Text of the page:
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US Layoffs 2017 / 2018 – as of January 30, 2018

Toys ‘R’ Us to close a fifth of its stores across U.S.


includes closing around 180 stores. That’s about one in five stores.

The large debts, including roughly $400 million that came due by the end of the year, mostly stem from “a $7.5 billion leveraged buyout in 2005 in which Bain Capital, KKR & Co. and Vornado Realty Trust loaded the company with debt to take it private,” according to Bloomberg.

Now in bankruptcy proceedings after paying massive bonuses of millions of dollars to top execs – didn’t include numbers of employees being laid off, but noted that massive layoffs had occurred early in 2017 as well.

This article listed the bonuses paid out to executives allowed by the bankruptcy court and those made before entering bankruptcy proceedings – despite huge layoffs, store closings and defaulting on some percentage of every debt.




Macy’s alone is responsible for more than 10,000 job cuts as the company finds itself displaced by online shopping. The Macy’s layoffs are coupled with massive Macy’s store closures, with 68 shuttering in 2017.

J C Penney has also become the victim of poor sales and has therefore added to the growing number of retail layoffs.

The company cut about 5,000 jobs and shuttered 138 stores across the U.S



L Brands Inc (NYSE:LB), owner of women’s apparel chain The Limited, shut down all of its 250 stores across the U.S. and slashing 4,000 jobs.

The Wet Seal closing will encompass the remaining 171 stores after it a had closed two-thirds of its locations and laid off 3,700 workers two years ago as it filed for Chapter 11 bankruptcy protection. The company is now defunct, with 3,000 workers without jobs.

Lowe’s Companies, Inc. (NYSE:LOW) found itself having to cut 2,400 workers as it struggles to keep up with the leader in the market,


One of the largest mass U.S. IT layoffs in 2017, the 5,000 cuts coming out of HP amount to about 10% of the company’s total staff.

Eli Lilly and Co (NYSE:LLY) will be shedding 2,000 jobs in the U.S. as it seeks to save about $500.0 million annually.

Lots more great information in this article – worth reading. Explains why they had to layoff in these companies. Looking for numbers right now.




The telecom layoffs at AT&T are also hardly the only ones to be announced this year, with other telecommunication giants looking to make cuts in the new year.

About 332 people will be cut in the AT&T layoffs in 2018. About 245 will be cut from Michigan.

AT&T Layoffs in 2017: Hundreds of Job Cuts at Call Centers

The AT&T layoffs in 2018 follow hundreds of cuts made to the workforce this year.

In January 2018, Verizon Communications Inc. (NYSE:VZ) is planning to cut 190 employees at its Santa Clara, California office. These cuts are on top of the already 155 employees shed throughout 2017.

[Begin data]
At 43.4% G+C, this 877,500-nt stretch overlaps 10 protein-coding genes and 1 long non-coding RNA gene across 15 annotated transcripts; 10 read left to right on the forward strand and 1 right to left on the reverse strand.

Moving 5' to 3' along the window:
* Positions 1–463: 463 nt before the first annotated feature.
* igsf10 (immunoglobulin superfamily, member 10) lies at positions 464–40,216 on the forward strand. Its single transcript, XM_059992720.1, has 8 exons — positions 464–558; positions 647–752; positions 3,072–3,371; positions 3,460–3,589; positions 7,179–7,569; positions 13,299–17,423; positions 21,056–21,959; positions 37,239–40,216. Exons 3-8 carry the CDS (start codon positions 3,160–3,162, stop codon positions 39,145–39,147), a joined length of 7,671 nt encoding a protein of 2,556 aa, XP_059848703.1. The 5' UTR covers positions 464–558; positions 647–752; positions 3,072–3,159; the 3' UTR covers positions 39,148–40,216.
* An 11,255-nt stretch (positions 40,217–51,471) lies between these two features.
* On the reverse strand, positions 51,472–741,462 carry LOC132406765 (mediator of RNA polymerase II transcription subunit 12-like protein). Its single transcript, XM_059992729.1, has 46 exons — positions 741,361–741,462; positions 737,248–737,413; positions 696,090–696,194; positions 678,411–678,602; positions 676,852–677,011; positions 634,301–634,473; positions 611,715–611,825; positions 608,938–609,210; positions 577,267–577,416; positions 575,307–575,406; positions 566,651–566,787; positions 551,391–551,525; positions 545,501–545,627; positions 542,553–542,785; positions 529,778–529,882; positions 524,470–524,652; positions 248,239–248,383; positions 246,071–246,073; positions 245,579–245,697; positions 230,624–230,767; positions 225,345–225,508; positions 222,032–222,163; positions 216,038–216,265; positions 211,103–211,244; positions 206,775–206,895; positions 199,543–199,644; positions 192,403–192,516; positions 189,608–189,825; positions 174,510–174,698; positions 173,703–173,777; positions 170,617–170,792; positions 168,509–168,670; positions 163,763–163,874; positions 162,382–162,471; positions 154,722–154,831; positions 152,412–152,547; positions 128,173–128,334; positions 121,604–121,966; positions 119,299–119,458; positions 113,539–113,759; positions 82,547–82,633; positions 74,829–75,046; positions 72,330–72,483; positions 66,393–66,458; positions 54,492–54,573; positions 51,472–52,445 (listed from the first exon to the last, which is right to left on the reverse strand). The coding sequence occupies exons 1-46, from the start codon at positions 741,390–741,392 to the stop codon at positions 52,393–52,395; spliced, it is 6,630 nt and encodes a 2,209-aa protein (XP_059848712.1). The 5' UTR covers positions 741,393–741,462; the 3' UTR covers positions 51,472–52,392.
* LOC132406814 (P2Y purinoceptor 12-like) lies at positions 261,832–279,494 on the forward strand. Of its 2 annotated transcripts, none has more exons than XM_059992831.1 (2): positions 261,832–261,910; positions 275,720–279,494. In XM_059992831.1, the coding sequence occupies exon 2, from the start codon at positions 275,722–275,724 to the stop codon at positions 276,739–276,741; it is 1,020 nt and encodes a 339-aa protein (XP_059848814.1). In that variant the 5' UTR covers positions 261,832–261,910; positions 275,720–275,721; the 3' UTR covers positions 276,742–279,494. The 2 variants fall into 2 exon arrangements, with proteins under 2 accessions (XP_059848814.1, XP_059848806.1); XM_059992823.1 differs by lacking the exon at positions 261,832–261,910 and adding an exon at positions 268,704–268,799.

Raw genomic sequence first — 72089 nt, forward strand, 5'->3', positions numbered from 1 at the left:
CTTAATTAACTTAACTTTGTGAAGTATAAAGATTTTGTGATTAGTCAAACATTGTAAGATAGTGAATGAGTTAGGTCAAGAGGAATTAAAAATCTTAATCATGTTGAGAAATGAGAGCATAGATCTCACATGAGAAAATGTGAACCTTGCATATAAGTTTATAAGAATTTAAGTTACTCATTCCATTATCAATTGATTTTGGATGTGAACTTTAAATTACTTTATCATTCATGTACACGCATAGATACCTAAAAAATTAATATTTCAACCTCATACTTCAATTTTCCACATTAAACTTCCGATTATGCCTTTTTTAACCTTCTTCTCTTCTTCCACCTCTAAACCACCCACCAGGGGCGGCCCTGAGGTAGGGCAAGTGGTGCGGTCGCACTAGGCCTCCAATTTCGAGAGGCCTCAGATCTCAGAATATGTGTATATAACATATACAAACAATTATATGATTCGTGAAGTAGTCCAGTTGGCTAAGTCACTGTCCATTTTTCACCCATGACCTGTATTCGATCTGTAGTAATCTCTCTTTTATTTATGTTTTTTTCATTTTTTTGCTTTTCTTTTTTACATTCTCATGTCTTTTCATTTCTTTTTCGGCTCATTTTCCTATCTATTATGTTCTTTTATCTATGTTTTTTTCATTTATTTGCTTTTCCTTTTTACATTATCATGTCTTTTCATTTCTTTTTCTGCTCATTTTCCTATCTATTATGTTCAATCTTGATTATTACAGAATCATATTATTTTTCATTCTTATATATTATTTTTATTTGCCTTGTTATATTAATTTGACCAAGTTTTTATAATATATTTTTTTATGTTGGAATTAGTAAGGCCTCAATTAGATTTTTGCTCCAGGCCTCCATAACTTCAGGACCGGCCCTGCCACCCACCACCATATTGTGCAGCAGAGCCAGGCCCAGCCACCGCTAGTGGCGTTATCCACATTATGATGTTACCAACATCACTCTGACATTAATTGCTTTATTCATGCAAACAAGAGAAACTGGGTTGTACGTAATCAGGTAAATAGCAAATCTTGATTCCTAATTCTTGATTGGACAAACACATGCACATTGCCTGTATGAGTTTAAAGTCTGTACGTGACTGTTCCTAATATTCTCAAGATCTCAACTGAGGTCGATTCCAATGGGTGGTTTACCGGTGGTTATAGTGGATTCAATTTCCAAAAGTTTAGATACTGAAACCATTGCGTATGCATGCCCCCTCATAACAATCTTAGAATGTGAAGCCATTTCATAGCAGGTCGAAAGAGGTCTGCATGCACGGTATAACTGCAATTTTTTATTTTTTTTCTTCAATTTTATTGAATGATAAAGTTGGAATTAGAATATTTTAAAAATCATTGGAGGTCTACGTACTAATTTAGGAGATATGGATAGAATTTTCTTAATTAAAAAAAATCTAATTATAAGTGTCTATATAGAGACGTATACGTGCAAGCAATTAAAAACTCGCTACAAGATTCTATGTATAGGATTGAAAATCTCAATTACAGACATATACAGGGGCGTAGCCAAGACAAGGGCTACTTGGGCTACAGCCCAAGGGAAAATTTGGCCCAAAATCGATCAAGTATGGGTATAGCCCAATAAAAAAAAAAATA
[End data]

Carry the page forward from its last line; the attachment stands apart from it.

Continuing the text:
Includes exact numbers of job layoffs by state made by AT&T.


Kimberly-Clark Announces Layoffs, Along With $3.3 Billion In Operating Profit


Trump Promised to Protect Steel. Layoffs Are Coming Instead.

In September, ArcelorMittal, which owns the mill, announced that it would lay off 150 of the plant’s 207 workers next year.
Foreign steel makers have rushed to get their product into the United States before tariffs start. According to the American Iron and Steel Institute, which tracks shipments, steel imports were 19.4 percent higher in the first 10 months of 2017 than in the same period last year.
In 2008, before the financial crisis struck, the plant ran around the clock. Now, the mill coughs to life just five days a week, for eight hours at a time.

Toys ‘R’ Us Has Laid Off Up To 15% Of HQ Employees

FEB 20, 2017


 This Friday, the company announced they had laid off between 10-15% of their home office employees out of Wayne, New Jersey — approximately 250 jobs were eliminated.

Toys “R” Us has been struggling financially for some time. In 2005, investors led by KKR & Co., Bain Capital and Vornado Realty Trust bought out the company for $6.6 billion. In 2016, the business refinanced its remaining $850 million debt load, allowing investors holding bonds maturing in 2017 and 2018 to swap their holdings for those maturing in 2021.


Harley-Davidson closing Kansas City plant as motorcycle sales fall

Jan. 30, 2018


The Milwaukee-based company said its net income fell 82% in its fiscal fourth quarter to $8.3 million, compared with a year earlier. Earnings per share were 5 cents, down from 27 cents a year earlier. Revenue was $1.23 billion, up from $1.11 billion.

The earnings drop came in part because of a charge associated with President Trump’s tax cut and a $29.4 million charge for a voluntary product recall.

Harley-Davidson worldwide retail motorcycle sales fell 6.7% in 2017 compared to 2016. The company’s U.S. sales fell 8.5% and international sales were down 3.9%.

The company’s manufacturing consolidation includes plans to shift production from Kansas City, Mo. into its plant in York, Pa. About 800 jobs in Kansas City will be cut.

Harley’s foreign competitors have benefited from a strong U.S. dollar, as their overseas operations have made it more profitable to sell bikes in the U.S. at lower prices.

In some cases, Diedrich said, prices of Japanese motorcycles have come down 25% and discounts ranged up to $3,000 per bike.

Lots more in this article including what is expected to happen with other plants.